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Dearborn, Henry (1751-1829) Secretary of War: Dearborn was born on February 23, 1751, in North Hampton, New Hampshire. He studied medicine, and set up a practice in 1772. One of his hobbies was studying the art of war and, the day after the Battle of Lexington, he lead sixty minutemen to Cambridge, Massachusetts. Thus began his distinguished military career in the Revolutionary War, including service in the Battles of Stillwater, Saratoga, Monmouth and Newton. With the rank of colonel, he served in the siege of Yorktown. In 1784, Dearborn moved to Monmouth, Maine, and was chosen brigadier general of militia in 1787, followed by major-general of militia in 17956 and US Marshall for Maine in 1789. He was elected to the US House of Representatives in 1793, serving two terms as a Democratic-Republican. President Jefferson appointed Dearborn Secretary of War in 1801, a position he retained until 1809. In 1809, President Madison gave him the collectorship of the port of Boston. Dearborn served in this capacity until he was appointed a senior major-general in the US Army in 1812. Assigned to the command of the Northern Department, he captured two points in Canada in 1813: York (now Toronto) and Fort George. Recalled because of charges of political intrigue, he was given command of New York City. He was not granted his request for a court of inquiry. After serving as Minister to Portugal from 1822 to 1824, he resigned and settled in Roxbury, Massachusetts. He authored a journal of his adventures, as well as an account of the Battle of Bunker Hill. Dearborn died in Roxbury, on June 6, 1829.
DEARBORN, HENRY. (1751–1829). Continental officer, later secretary of war. New Hampshire. Descended from a native of Exeter, England, who came to America in 1639, Henry was born on 23 February 1751 in North Hampton, New Hampshire. He studied medicine with Dr. Hall Jackson in Portsmouth and started practicing at Nottingham in 1772 before he organized and was elected captain of a militia company. After learning of the fighting at Lexington and Concord, he led sixty of his men to Cambridge, Massachusetts, where his company became part of Colonel John Stark's Regiment. Dearborn distinguished himself as part of the latter's command at Bunker Hill. Commanding a company of musketmen in Arnold's march to Quebec, he became sick and had to be left behind on the Chaudière River. He rejoined in time, however, to be captured at Quebec on 31 December 1775. Held for a while in the city, he was paroled in May 1776 but not exchanged until 10 March 1777. On 19 March he was appointed major of Alexander Scammell's Third New Hampshire Regiment (with rank from 8 November 1776), and he fought at Ticonderoga and the First Battle of Saratoga on 19 September 1777. On the latter date he was promoted to lieutenant colonel.
After spending the winter of 1777–1778 at Valley Forge in Enoch Poor's brigade, Dearborn took part in the Battle of Monmouth in June. The next summer found him in Sullivan's expedition against the Iroquois setting out from Easton, Pennsylvania. On 19 June 1781, Quartermaster General Timothy Pickering requested that Washington appoint Dearborn to be his (Pickering's) assistant, and the request was granted. While serving in this capacity during the Yorktown campaign, he had the sad duty of writing home that his former commander, Colonel Scammell, had been killed.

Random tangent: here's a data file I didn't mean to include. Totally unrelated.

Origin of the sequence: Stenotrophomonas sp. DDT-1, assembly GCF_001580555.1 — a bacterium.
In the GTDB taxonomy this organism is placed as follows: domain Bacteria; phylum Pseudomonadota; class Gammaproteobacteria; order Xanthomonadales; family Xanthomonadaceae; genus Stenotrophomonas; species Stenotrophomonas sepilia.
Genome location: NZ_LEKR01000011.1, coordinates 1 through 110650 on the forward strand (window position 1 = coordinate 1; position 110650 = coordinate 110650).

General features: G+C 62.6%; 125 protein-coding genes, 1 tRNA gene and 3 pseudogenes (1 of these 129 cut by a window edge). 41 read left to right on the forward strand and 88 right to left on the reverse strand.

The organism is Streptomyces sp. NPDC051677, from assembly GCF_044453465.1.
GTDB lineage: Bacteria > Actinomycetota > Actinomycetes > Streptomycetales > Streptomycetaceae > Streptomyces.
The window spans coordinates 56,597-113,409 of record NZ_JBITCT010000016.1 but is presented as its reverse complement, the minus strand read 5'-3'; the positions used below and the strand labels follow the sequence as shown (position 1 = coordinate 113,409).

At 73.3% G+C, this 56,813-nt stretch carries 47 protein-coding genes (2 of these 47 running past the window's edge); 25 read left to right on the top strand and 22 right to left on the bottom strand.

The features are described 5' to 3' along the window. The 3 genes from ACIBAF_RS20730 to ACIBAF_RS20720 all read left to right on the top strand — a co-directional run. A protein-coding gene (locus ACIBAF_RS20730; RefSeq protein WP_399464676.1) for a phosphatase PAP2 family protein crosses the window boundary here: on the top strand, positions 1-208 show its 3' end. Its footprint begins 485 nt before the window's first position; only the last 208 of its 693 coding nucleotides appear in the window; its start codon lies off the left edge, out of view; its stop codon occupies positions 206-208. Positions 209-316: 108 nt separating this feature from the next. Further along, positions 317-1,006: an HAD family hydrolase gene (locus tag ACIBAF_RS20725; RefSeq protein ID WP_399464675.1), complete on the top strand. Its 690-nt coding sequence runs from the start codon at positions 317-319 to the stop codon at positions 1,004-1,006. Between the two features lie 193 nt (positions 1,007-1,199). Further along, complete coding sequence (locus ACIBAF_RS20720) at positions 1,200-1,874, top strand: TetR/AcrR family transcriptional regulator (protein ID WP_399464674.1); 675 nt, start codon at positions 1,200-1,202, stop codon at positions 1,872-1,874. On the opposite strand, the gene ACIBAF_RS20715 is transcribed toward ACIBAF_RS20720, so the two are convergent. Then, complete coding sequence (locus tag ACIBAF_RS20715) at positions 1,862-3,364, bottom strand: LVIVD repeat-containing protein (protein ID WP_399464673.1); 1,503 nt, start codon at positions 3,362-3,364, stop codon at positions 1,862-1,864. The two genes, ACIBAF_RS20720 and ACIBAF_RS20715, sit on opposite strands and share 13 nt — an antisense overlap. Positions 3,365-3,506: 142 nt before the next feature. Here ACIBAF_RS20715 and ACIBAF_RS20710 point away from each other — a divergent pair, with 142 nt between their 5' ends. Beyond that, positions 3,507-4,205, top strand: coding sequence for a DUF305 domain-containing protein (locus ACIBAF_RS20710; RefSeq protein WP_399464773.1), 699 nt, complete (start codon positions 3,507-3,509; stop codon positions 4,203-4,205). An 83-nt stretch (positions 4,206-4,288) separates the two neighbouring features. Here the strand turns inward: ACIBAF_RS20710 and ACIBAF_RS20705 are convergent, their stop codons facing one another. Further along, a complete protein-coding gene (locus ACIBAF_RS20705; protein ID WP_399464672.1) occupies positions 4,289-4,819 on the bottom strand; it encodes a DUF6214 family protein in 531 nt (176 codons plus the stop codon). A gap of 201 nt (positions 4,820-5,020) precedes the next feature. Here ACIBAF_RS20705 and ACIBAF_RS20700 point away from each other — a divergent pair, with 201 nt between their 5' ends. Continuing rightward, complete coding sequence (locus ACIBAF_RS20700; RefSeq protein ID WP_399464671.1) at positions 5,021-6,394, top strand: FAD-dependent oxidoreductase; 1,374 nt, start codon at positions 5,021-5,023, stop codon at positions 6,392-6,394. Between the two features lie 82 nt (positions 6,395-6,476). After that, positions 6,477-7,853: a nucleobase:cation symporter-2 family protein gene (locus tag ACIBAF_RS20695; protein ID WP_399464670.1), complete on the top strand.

Serving in the Continental army until 21 March 1783, he settled in Kennebec County, in the Maine district of Massachusetts, where he rose to major general of militia and, in 1790, U.S. marshal for the district. He was a Republican congressman from 1793 to 1797. Dearborn was secretary of war during Jefferson's eight years as president (1801–1809). On 27 January 1812 President Madison made him the senior major general with command of what was expected to be the critical theater, the sector between the Niagara River and the New England coast.
History has generally judged Dearborn and his successor, William Eustis, to be incompetent secretaries of war. As a field commander, Dearborn was more conspicuously incompetent, and the American defeats of 1812 and 1813 in the War of 1812 were largely due to his lack of strategic sense and vigor. Morgan Lewis succeeded him in the summer of 1813 as field commander, but further evidence of Dearborn's incompetence being revealed by subsequent American defeats, he was relieved of command on 6 July 1813. His request for a court of inquiry being unheeded because officials were busy trying to salvage the mess he had created, Dearborn was given command of New York City. He was later made president of the court-martial that tried and condemned General William Hull for his defeat at Detroit, which was ironic, since it was Dearborn's inept strategy that had enabled the British to concentrate their entire force against Hull at Detroit.